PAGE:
Nothing is more important or can have a greater impact than the people you hire. A hiring mistake can literally cost hundreds of thousands of dollars and be magnified over the entire organization, or it can be the beginning of massive success. A bad hire at a senior level in critical areas, at critical times, can even ruin a company. Yet done right a good hire can make up for a lot of other issues and drive success.
1. Spend sufficient time thinking and planning before starting the hiring process. Recruit only after you know exactly the skills, values, background, and education you need for your open position.
2. Track your annual cost of turnover. This will help you understand the cost of losing excellent employees at your firm. It can help you to justify the use of hiring tools to help you reduce the incidence of hiring mistakes.
3. Maximize your referral network. People you know and trust can yield...
This is a great list for both taking on a new CEO position and getting up to speed, as well as to develop a proactive development and learning program for any CEO or senior executive wishing to improve their executive management skills. It lays out well all the things you need to juggle when you have both the privilege and responsibilities of the top spot in any organization.
1. Establish primary goals of the Board -- maintenance of status quo, evaluation, and recommendations or take charge through the implementation of the new game plan.
2. Meet all first-reports, introduce the game plan and initiate implementation of action items on this list.
3. Have all first-reports complete the Agenda for the Future.
4. Discuss the dozen biggest problems and opportunities from the perspective of all first-reports.
5. If survival mode is required, cut costs immediately where necessary and prudent and in accordance with the Board's short and intermediate-term goals.
6. Identify and...
Here are Some Simple Ideas That Can Greatly Improve Productivity and at the Same Time Help Ensure Success of Every New Product or Release
Product management is more art than science and because I have run many product development groups simultaneously, with a very high launch success rate, I have been asked many times what are the key elements for success. This is not easy to answer, as there are hundreds of small things that make success, not just a few large ones. Although most examples are about software, the ideas apply to almost all product development efforts.
Due to my previous technical background as an engineer, software architect, and CTO, prior to becoming CEO, I have always been deeply involved in product development, no matter what title I held. As CEO, VP, or just software engineer, product development is often where the rubber hits the road and ultimately a company is made or broken by the amount of value the product delivers to its customers. In one position at a...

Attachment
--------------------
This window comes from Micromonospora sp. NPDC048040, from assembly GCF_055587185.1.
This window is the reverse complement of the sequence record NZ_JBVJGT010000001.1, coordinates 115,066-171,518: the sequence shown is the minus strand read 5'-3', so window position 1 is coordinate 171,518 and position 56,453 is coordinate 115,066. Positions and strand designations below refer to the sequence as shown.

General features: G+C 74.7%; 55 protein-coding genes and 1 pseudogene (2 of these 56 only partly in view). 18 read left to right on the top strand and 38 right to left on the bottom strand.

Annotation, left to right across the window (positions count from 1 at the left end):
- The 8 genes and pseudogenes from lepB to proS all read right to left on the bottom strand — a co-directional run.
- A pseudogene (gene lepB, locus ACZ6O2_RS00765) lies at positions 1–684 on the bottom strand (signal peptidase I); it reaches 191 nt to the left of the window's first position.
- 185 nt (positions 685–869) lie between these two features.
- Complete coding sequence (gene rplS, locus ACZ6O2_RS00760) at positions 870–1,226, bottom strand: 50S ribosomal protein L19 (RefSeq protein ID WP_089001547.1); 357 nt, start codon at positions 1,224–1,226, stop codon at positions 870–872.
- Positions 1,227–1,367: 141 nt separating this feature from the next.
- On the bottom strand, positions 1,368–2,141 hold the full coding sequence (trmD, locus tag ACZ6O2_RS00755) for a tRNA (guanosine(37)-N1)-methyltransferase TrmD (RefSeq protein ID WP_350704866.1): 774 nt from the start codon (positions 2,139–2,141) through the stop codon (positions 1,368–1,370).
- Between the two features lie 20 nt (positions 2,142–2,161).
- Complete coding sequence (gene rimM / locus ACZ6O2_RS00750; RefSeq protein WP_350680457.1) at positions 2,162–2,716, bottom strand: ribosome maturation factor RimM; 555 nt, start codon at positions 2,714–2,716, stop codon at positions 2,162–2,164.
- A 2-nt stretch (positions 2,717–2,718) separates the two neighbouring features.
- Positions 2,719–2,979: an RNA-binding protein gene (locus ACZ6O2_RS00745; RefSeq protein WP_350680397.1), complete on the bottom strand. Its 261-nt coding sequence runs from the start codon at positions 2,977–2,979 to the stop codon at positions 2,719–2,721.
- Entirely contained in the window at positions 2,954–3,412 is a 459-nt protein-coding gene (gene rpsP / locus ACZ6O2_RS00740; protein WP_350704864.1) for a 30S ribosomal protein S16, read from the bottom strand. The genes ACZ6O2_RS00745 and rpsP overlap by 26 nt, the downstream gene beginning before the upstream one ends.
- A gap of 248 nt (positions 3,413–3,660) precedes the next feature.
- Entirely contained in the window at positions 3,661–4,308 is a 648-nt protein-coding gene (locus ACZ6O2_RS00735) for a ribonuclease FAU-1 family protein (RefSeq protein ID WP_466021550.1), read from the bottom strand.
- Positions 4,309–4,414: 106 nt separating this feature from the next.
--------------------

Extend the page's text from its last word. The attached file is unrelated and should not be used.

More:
I have always been an admirer of Disney's customer service and their systems to ensure "customer delight", as opposed to just customer service. This means going far beyond the customer's expectations to deliver something extra, or above and beyond the call of duty every time. It means training, understanding by employees, and empowerment that goes straight through the organization to back all this up with consistent management rewards and signals. This means praise and reward for employees who actually execute these principles and values, setting examples, and sending a consistent message to employees and customers about your brand and values. Some companies talk about "quality" customer service but then punish people when their "minutes per customer" allocation or other measures are exceeded, or when asked for something that is not standard just say "no" with no effort to handle exceptions. This is not a consistent message to employees and negates the training they received,...
There are many good techniques, but it depends on your situation and status. Most try to do this far too early, before building real value (that skyrockets potential valuation).
Here are a few techniques:
There is no minimum unless set by the company. Traditionally in angel deals it is about $25K, but some are as low as $10K. Frankly, it is not worth dealing with a huge number of people under that amount for the CEO. The less they invest, the more trouble they are to deal with, usually. Likely not “Accredited investors” and a pain in the butt because they are investing more than they should as a percentage of their portfolio.